Blake’s Fallen Hero.

I’m an adult, I’ll finally admit this.  But, when Blake is upset I curl up in the fetal position and cry because he is sad.  I can’t explain how my little brother’s emotions become my own, but when he hurts I hurt.  It begins with sharing, which is not something he does easily so I know he trusts me.  His speak of Jeffrey, our deceased brother….his hero, is unique in the sense that he rarely speaks of him at all so when he begins I listen with all my soul.  The thing about Jeffrey was that he was ‘the man of the house’ and he took Blake under his wing like his very own son.  Blake was, with all intents and purposes, his.

I can not describe the difficulty of telling Blake, that very tumultuous day, that his hero was missing, gone, vanished, and I had no explanation at the time.  Seven year-old’s are smart, whether you credit them or not, and in an already confusing situation a seven year-old can question a lot.  A simple “He’s missing” doesn’t bode well, so heading into life and death territory may seem like a mature topic.  But, these were not usual circumstances and eventually it had to be done.

Blake was forced out of childhood into topics even adults shouldn’t have to endure.  He held his mother’s hand as she laid paralyzed with grief in bed, begging God to take her instead of her dear son, Jeffrey.  He braved through morbid conversations that no seven-year old should be privy to.  Blake held my heavy head as I cried my eyes out into his shirt for Jeffrey to be alive.  He just assumed the responsibility, but I should have assumed more of the role than I allowed him to take on.  After all, I was the oldest.

There’s a connection between he and I.  Without Jeffrey, I have overcompensated to fill that void.  On occasions, like tonight, Blake confides in me his pain. How he wished Jeffrey could have stuck around, but I remind him how special he was to Jeffrey.  As a matter of fact, Jeffrey was the only person that promised mom he would take care of Blake when she found out she was pregnant.  I know if he just pays attention, he’ll find Jeffrey is just a few step ahead of him.  Luckily, I’m their big sister so I’ve got it covered, but there will never be enough coverage for a fallen hero.

I love you, Blake Allen Miller, and more than anything I hope you know that Jeffrey loved you more than anyone else in this world.  You were/are his soulmate. XOXO.

 

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Morbid Compassion.

A designer at work passed away this morning.  Lung Cancer.  I never spoke to the lady, much, but there was something about her that told me had I talked to her it would have been welcomed.  I never did. 

I know what you’re thinking, another post about death.  It occurred to me, today, that perhaps it’s not a mild obsession with death that affects me but the experience in which it changed me.  After my brother died, I gained this spiritual connection to humanity that I never had before; compassion. 

Today when I heard about my co-worker and the gathering we were having to ‘share stories,’ I wanted to attend.  Not because I knew her well enough to have a story, per se, but because within me was this compassion for those that knew her well and loved her.  I want be there simply to pay my respects to the lady that I never spoke to and to those that thought very fondly of her.

It took three valium for me to attend my brother’s funeral. I sat there, marinating in the calm before the storm, and turned my head around to search the room.  I like to stare.  I stare and most people don’t even know, but when your loved one is the focus of the gathering it is different.  You’re the one being stared out.  I stare at people because I find them beautiful.  Sometimes not physically, but somthing about them fills in the holes in life for me; the description of my stories.  The woman I stared at for nearly an hour in the coffee shop that tried her damndest to sit with herself but was interrupted by the devices of technology.  The man that had no chivalry that I saw during my early morning train and then again in the evening – where did this man come from that has total disregard for politeness to women?  Naturally, I develop his character by assuming his mother left him and his father at a young age.  Sometimes I feel I am placed there to trigger this by tapping on his shoulder and asking how come he felt such little compassion for the old lady trying to get on the train that he would cut her off, but I never involve myself that directly into his story.  No, I just watch.  But, my brother’s funeral was different; I was the one being watched.  I turned around in my seat to stare like I was accustomed to, but I saw eyes looking at me, not judging but welcoming.  Eyes that said “I’m here when you need me.”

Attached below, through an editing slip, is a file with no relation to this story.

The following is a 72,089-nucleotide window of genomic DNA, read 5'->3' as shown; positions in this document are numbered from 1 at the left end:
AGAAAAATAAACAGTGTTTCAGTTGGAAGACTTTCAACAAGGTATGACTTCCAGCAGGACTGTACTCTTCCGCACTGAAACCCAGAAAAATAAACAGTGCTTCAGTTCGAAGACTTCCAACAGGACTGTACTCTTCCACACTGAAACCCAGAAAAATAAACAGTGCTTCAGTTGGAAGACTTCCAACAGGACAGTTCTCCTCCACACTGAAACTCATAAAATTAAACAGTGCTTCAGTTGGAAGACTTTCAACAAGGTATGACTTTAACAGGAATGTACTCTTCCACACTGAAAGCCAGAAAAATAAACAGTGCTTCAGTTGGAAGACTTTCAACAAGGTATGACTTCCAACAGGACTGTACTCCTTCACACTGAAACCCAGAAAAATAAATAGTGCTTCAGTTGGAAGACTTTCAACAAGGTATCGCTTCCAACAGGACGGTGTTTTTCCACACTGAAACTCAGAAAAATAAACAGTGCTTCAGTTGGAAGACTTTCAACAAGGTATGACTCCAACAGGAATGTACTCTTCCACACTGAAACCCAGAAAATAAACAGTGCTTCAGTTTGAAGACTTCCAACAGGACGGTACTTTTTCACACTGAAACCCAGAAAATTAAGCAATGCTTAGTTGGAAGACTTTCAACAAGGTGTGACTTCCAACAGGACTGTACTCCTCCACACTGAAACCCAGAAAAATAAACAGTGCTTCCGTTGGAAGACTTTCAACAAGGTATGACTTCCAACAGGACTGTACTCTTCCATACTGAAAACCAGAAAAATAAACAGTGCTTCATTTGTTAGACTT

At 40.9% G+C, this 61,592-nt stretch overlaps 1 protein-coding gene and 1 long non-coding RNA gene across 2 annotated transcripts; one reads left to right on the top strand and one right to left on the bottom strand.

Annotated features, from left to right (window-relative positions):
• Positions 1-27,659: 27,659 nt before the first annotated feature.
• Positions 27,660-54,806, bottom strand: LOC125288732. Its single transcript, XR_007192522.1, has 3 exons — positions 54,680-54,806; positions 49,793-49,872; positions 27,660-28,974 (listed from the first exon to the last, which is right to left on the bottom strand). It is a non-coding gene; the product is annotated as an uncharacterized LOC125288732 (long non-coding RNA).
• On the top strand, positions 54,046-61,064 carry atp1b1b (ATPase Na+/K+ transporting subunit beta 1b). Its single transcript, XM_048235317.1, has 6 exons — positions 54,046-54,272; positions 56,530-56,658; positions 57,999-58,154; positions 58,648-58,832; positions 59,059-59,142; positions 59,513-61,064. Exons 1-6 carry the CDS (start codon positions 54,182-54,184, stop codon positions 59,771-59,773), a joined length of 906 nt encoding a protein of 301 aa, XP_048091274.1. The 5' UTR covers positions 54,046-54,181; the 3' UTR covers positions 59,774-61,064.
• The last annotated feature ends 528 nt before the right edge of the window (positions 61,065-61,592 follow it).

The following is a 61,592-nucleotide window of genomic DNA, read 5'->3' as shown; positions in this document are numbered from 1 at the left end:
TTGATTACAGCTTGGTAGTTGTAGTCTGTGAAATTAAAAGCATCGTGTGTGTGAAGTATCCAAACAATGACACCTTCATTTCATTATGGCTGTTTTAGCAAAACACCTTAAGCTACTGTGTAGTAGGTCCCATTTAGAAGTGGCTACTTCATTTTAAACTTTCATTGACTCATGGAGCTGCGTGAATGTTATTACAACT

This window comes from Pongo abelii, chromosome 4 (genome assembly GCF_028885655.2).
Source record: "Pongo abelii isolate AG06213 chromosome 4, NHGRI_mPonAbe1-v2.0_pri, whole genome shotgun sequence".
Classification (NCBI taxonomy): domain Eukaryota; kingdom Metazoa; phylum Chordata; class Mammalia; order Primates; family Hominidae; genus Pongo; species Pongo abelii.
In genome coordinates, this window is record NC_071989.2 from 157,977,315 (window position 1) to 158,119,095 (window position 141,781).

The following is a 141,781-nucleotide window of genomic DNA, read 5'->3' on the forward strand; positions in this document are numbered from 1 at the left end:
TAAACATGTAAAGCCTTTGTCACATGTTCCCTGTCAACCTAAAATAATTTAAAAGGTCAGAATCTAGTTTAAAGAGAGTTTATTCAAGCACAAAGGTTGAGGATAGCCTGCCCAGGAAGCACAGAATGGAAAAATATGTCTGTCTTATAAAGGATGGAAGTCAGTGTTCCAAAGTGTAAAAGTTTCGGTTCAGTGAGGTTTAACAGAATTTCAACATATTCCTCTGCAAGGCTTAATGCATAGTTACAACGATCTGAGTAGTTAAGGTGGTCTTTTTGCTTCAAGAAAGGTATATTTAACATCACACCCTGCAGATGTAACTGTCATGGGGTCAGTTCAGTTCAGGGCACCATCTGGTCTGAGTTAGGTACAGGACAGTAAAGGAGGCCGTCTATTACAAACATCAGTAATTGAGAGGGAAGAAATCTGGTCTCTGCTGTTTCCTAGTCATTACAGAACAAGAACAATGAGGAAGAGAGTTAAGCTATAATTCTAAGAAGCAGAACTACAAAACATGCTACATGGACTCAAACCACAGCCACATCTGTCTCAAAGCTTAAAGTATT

My whole life I have struggled with being judgmental.  I think about my pain and the funeral and all the support I could see around me, and I wonder if this feeling I learned – compassion – could be used in more than death.  That way, if we regard each other every single day with compassion, we would initiate hello’s before it’s too late and we would show up just out of regard.  Now, I didn’t know everyone at my brother’s funeral but I did know they had a story to share and it involved my brother – regardless or not of if they actually shared it with me.

Maybe I won’t have a detailed story tomorrow at the gathering to trade stories about our coworker, but I can certainly relate to changes that death brings in people and a hope that it actually does change someone.  I find this change the most endearing change of life, but I still hope it’s not just found in death.  This I try to achieve, so I’ll go be just another eye in which someone lost was seen.

Rest in Peace Periel Tunaligil from mtv.com design.  I was the one that never said hello while you were here, but Godspeed.

Sorrow celebrates joy…

We celebrate lots of things in a year if you think about it, and I hope you do, celebrate.  Celebrations change, or at least they have for me.  Christmas, the very essence of opening a present and getting the tingles from deep inside the gut as you rip and tear through it, changes with age.  The crock pot isn’t as exciting as say an easy-bake oven, now is it?  Birthdays, every year counting down to another year older and another year closer to getting on with it – whatever ‘it’ was then, become just another day.  Thirty two isn’t as exciting as say sixteen, now is it?  No excitement of driving legally for the first time and potentially…wait for it…a new car.  Nope, but you still have to pay the bank for the loan on your birthday and the Happy Birthday balloons aren’t even allowed at work.